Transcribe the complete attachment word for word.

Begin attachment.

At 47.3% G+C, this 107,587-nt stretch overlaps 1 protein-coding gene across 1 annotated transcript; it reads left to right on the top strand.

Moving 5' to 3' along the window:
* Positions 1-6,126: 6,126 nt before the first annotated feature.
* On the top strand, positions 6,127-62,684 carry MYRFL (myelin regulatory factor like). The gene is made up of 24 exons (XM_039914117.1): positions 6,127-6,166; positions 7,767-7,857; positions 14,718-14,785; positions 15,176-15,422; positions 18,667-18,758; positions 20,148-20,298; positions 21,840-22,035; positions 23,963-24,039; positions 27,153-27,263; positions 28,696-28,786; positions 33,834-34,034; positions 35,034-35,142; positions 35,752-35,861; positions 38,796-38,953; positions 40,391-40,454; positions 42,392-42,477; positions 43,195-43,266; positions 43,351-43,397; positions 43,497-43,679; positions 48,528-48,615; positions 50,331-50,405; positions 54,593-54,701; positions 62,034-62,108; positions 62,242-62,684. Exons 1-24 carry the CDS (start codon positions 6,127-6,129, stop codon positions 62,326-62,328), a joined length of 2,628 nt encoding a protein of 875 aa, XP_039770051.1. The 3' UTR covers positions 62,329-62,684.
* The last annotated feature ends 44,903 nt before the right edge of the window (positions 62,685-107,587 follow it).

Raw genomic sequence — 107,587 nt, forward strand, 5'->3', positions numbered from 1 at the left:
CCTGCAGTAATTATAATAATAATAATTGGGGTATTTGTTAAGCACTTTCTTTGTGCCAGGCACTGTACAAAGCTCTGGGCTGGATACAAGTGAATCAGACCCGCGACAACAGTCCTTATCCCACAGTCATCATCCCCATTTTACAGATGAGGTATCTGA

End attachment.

At 47.3% G+C, this 107,587-nt stretch overlaps 1 protein-coding gene across 1 annotated transcript; it reads left to right on the top strand.

Moving 5' to 3' along the window:
* Positions 1-6,126: 6,126 nt before the first annotated feature.
* On the top strand, positions 6,127-62,684 carry MYRFL (myelin regulatory factor like). The gene is made up of 24 exons (XM_039914117.1): positions 6,127-6,166; positions 7,767-7,857; positions 14,718-14,785; positions 15,176-15,422; positions 18,667-18,758; positions 20,148-20,298; positions 21,840-22,035; positions 23,963-24,039; positions 27,153-27,263; positions 28,696-28,786; positions 33,834-34,034; positions 35,034-35,142; positions 35,752-35,861; positions 38,796-38,953; positions 40,391-40,454; positions 42,392-42,477; positions 43,195-43,266; positions 43,351-43,397; positions 43,497-43,679; positions 48,528-48,615; positions 50,331-50,405; positions 54,593-54,701; positions 62,034-62,108; positions 62,242-62,684. Exons 1-24 carry the CDS (start codon positions 6,127-6,129, stop codon positions 62,326-62,328), a joined length of 2,628 nt encoding a protein of 875 aa, XP_039770051.1. The 3' UTR covers positions 62,329-62,684.
* The last annotated feature ends 44,903 nt before the right edge of the window (positions 62,685-107,587 follow it).

Raw genomic sequence — 107,587 nt, forward strand, 5'->3', positions numbered from 1 at the left:
CCTGCAGTAATTATAATAATAATAATTGGGGTATTTGTTAAGCACTTTCTTTGTGCCAGGCACTGTACAAAGCTCTGGGCTGGATACAAGTGAATCAGACCCGCGACAACAGTCCTTATCCCACAGTCATCATCCCCATTTTACAGATGAGGTATCTGA